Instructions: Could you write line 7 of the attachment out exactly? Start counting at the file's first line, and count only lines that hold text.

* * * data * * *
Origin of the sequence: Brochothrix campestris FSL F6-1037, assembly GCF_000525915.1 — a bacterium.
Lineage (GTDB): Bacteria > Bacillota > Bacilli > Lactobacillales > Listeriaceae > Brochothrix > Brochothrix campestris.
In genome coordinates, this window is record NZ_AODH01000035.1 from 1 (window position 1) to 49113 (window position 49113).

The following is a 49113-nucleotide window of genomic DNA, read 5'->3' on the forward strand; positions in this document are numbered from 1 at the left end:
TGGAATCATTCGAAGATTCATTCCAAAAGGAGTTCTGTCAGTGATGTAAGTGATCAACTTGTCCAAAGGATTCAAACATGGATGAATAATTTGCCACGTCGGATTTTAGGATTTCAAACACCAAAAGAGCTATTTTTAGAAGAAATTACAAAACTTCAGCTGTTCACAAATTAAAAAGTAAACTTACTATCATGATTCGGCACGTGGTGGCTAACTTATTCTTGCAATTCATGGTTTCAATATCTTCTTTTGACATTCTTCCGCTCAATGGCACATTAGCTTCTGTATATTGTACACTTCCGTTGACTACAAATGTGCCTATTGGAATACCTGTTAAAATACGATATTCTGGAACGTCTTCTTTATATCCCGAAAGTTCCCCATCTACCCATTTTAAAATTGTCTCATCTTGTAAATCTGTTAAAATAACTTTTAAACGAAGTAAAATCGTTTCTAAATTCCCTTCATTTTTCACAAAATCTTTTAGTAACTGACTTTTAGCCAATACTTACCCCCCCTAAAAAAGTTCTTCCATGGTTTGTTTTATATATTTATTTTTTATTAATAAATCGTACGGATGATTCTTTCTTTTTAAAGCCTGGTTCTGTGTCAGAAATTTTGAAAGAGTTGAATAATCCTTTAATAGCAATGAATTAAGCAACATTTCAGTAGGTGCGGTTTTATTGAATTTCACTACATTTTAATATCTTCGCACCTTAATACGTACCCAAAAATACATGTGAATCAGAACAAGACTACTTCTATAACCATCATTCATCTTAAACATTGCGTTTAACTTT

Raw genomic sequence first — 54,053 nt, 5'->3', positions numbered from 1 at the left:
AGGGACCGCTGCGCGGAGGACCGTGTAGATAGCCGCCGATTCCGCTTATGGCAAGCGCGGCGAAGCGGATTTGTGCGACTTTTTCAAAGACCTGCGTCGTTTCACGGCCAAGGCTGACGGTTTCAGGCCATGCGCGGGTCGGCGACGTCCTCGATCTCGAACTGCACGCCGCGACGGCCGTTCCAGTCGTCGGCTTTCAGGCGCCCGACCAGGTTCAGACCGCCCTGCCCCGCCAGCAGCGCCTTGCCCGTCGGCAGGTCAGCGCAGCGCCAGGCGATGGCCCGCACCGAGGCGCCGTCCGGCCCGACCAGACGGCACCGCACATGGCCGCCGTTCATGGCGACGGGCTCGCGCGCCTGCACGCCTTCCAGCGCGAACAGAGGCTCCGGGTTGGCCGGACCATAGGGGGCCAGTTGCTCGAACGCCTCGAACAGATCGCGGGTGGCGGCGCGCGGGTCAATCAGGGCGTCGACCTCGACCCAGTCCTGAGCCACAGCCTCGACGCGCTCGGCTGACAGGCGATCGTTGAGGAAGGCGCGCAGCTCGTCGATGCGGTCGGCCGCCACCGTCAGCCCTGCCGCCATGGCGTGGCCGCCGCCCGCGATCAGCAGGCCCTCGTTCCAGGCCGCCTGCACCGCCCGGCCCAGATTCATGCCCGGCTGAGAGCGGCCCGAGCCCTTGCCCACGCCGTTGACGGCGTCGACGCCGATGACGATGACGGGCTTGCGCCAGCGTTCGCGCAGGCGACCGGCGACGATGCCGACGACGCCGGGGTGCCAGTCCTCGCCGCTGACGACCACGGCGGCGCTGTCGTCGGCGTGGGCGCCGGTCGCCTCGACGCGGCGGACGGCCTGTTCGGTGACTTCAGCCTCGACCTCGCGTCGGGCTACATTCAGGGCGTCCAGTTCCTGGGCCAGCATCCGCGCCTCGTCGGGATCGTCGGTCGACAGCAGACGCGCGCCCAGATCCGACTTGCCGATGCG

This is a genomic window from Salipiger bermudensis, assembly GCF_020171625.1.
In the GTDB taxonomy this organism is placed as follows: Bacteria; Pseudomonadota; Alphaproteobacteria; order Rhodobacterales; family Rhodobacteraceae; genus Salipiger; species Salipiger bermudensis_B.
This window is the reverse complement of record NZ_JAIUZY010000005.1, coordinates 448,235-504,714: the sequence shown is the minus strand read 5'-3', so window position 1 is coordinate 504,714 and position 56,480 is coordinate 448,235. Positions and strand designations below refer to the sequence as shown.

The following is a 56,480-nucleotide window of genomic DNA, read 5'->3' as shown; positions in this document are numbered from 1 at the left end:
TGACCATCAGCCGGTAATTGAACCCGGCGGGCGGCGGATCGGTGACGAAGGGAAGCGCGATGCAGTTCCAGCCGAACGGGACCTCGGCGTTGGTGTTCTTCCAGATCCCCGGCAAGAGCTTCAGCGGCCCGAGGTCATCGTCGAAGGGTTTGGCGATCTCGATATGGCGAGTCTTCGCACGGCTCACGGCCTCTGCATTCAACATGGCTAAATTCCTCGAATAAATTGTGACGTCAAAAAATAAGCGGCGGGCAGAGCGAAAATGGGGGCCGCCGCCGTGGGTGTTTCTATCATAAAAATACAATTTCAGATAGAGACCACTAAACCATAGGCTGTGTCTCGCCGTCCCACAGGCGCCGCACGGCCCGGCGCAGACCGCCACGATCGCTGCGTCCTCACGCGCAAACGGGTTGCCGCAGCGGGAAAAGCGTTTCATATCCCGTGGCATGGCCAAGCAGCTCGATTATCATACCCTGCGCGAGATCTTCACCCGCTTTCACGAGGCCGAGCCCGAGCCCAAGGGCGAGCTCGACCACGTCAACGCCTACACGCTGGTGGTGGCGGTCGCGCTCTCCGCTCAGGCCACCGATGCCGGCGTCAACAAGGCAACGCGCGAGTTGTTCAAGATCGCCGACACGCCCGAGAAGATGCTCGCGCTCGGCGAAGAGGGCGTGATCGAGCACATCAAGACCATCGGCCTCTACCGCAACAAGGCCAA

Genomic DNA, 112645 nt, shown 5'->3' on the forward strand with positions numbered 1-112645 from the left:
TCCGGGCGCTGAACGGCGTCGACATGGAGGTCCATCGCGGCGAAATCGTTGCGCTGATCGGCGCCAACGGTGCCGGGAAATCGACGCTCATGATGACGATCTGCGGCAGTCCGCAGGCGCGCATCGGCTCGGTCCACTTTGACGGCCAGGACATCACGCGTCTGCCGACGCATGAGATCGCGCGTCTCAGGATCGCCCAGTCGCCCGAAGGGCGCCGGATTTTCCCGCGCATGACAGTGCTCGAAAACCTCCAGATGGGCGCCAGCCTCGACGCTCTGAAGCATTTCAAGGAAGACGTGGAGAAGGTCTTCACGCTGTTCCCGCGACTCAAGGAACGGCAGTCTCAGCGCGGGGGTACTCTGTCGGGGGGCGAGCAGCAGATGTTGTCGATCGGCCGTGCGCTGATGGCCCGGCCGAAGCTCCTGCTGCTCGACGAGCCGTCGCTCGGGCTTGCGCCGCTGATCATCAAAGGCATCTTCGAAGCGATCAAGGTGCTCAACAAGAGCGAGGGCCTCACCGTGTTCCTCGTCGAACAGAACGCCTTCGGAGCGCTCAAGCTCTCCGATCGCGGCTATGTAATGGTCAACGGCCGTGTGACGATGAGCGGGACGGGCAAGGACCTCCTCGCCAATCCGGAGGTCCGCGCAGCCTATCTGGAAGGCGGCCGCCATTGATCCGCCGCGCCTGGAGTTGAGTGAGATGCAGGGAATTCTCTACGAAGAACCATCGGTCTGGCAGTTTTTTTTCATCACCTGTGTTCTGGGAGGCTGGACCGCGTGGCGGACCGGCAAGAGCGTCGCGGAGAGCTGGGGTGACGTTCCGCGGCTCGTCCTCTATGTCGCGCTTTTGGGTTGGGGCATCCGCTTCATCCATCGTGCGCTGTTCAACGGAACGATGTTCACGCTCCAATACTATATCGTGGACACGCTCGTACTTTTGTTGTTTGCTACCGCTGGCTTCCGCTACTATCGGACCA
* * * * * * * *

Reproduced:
AGGGACCGCTGCGCGGAGGACCGTGTAGATAGCCGCCGATTCCGCTTATGGCAAGCGCGGCGAAGCGGATTTGTGCGACTTTTTCAAAGACCTGCGTCGTTTCACGGCCAAGGCTGACGGTTTCAGGCCATGCGCGGGTCGGCGACGTCCTCGATCTCGAACTGCACGCCGCGACGGCCGTTCCAGTCGTCGGCTTTCAGGCGCCCGACCAGGTTCAGACCGCCCTGCCCCGCCAGCAGCGCCTTGCCCGTCGGCAGGTCAGCGCAGCGCCAGGCGATGGCCCGCACCGAGGCGCCGTCCGGCCCGACCAGACGGCACCGCACATGGCCGCCGTTCATGGCGACGGGCTCGCGCGCCTGCACGCCTTCCAGCGCGAACAGAGGCTCCGGGTTGGCCGGACCATAGGGGGCCAGTTGCTCGAACGCCTCGAACAGATCGCGGGTGGCGGCGCGCGGGTCAATCAGGGCGTCGACCTCGACCCAGTCCTGAGCCACAGCCTCGACGCGCTCGGCTGACAGGCGATCGTTGAGGAAGGCGCGCAGCTCGTCGATGCGGTCGGCCGCCACCGTCAGCCCTGCCGCCATGGCGTGGCCGCCGCCCGCGATCAGCAGGCCCTCGTTCCAGGCCGCCTGCACCGCCCGGCCCAGATTCATGCCCGGCTGAGAGCGGCCCGAGCCCTTGCCCACGCCGTTGACGGCGTCGACGCCGATGACGATGACGGGCTTGCGCCAGCGTTCGCGCAGGCGACCGGCGACGATGCCGACGACGCCGGGGTGCCAGTCCTCGCCGCTGACGACCACGGCGGCGCTGTCGTCGGCGTGGGCGCCGGTCGCCTCGACGCGGCGGACGGCCTGTTCGGTGACTTCAGCCTCGACCTCGCGTCGGGCTACATTCAGGGCGTCCAGTTCCTGGGCCAGCATCCGCGCCTCGTCGGGATCGTCGGTCGACAGCAGACGCGCGCCCAGATCCGACTTGCCGATGCG